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Multiple Hong Kong pro-democracy candidates disqualified from upcoming election



At least a dozen candidates were disqualified Thursday, including prominent Hong Kong activist and former leader of the 2014 Umbrella Movement Joshua Wong.

Others affected included a host of candidates from more traditional pro-democracy parties, as well as other young activists who cut their political teeth in the protest movement.

On Twitter, Wong accused the Chinese government of showing a “total disregard for the will of (Hong Kongers)” and trampling on “the city’s last pillar of vanishing autonomy.”

In a statement, the Hong Kong government said it supported the decisions by returning officers to “invalidate 12 nominees for this year’s Legislative Council (LegCo) General Election.”

It said the candidates had been barred on the grounds that they would not uphold the Basic Law, Hong Kong’s de facto constitution, recently expanded with a new security law imposed on the city by Beijing, which criminalizes secession, subversion, terrorism, and collusion with foreign forces.

Several letters posted by disqualified candidates from returning officers informing them of their decision cited previous opposition to the security law as a reason for the move.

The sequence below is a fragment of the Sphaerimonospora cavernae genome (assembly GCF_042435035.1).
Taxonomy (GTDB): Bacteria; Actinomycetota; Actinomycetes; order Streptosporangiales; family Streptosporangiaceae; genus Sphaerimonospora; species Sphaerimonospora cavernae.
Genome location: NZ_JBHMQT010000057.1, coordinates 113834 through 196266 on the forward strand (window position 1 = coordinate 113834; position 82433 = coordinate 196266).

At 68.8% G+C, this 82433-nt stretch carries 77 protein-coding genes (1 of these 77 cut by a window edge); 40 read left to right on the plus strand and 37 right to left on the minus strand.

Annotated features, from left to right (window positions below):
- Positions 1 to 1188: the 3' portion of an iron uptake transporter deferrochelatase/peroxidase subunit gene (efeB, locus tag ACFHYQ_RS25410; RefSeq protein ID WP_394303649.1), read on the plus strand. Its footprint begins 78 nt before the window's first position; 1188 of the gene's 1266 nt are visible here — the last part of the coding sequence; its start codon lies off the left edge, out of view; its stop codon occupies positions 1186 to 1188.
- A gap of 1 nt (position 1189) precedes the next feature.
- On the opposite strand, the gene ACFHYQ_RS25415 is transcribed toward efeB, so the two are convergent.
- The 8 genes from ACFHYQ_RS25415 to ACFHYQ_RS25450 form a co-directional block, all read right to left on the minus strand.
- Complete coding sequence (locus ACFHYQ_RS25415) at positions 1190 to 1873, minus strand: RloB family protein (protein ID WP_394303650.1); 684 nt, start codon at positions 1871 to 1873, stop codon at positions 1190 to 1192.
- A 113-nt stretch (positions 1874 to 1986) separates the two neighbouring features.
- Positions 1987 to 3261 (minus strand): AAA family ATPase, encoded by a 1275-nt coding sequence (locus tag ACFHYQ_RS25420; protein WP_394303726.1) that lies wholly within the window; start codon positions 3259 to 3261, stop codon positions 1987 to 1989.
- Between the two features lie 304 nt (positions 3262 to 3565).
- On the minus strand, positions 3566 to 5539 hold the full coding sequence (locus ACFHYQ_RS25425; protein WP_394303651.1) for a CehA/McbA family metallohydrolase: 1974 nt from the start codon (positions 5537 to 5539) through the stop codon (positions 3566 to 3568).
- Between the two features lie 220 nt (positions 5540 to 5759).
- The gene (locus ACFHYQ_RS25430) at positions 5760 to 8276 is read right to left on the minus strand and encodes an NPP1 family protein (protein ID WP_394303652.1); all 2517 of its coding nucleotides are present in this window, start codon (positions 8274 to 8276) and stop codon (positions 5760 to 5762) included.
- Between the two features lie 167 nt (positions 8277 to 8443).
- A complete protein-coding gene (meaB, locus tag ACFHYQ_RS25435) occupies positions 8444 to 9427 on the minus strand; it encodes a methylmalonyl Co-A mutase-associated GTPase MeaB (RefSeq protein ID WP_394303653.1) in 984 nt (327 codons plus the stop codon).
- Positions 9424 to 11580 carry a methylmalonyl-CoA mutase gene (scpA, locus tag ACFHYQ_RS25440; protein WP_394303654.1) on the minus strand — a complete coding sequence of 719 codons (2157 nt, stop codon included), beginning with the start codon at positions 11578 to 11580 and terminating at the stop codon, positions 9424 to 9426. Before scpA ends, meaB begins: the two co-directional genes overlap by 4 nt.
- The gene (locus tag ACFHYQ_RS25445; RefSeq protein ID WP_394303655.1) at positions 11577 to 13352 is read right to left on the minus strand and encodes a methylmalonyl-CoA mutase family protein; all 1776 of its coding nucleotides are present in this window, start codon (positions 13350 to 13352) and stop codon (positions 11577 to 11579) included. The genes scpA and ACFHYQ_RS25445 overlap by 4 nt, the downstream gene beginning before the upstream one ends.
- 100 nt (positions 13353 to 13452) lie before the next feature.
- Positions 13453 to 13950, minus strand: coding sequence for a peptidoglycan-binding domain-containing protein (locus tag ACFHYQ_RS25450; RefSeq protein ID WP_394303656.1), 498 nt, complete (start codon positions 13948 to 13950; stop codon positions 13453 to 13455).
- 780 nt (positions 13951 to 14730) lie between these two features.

“Returning Officers are still reviewing the validity of other nominations according to the laws,” the Hong Kong government said. “We do not rule out the possibility that more nominations would be invalidated.”

The news comes amid widespread reports that the government is preparing to postpone the elections, due to take place on September 6, to next year, due to an ongoing rise in coronavirus cases in the city.

It is not clear how the disqualifications will affect this, or whether there will be another round of nominations next year if the polls are postponed.

In the statement, the Hong Kong government said it “respects and safeguards the lawful rights of Hong Kong people, including the right to vote and the right to stand for elections.”





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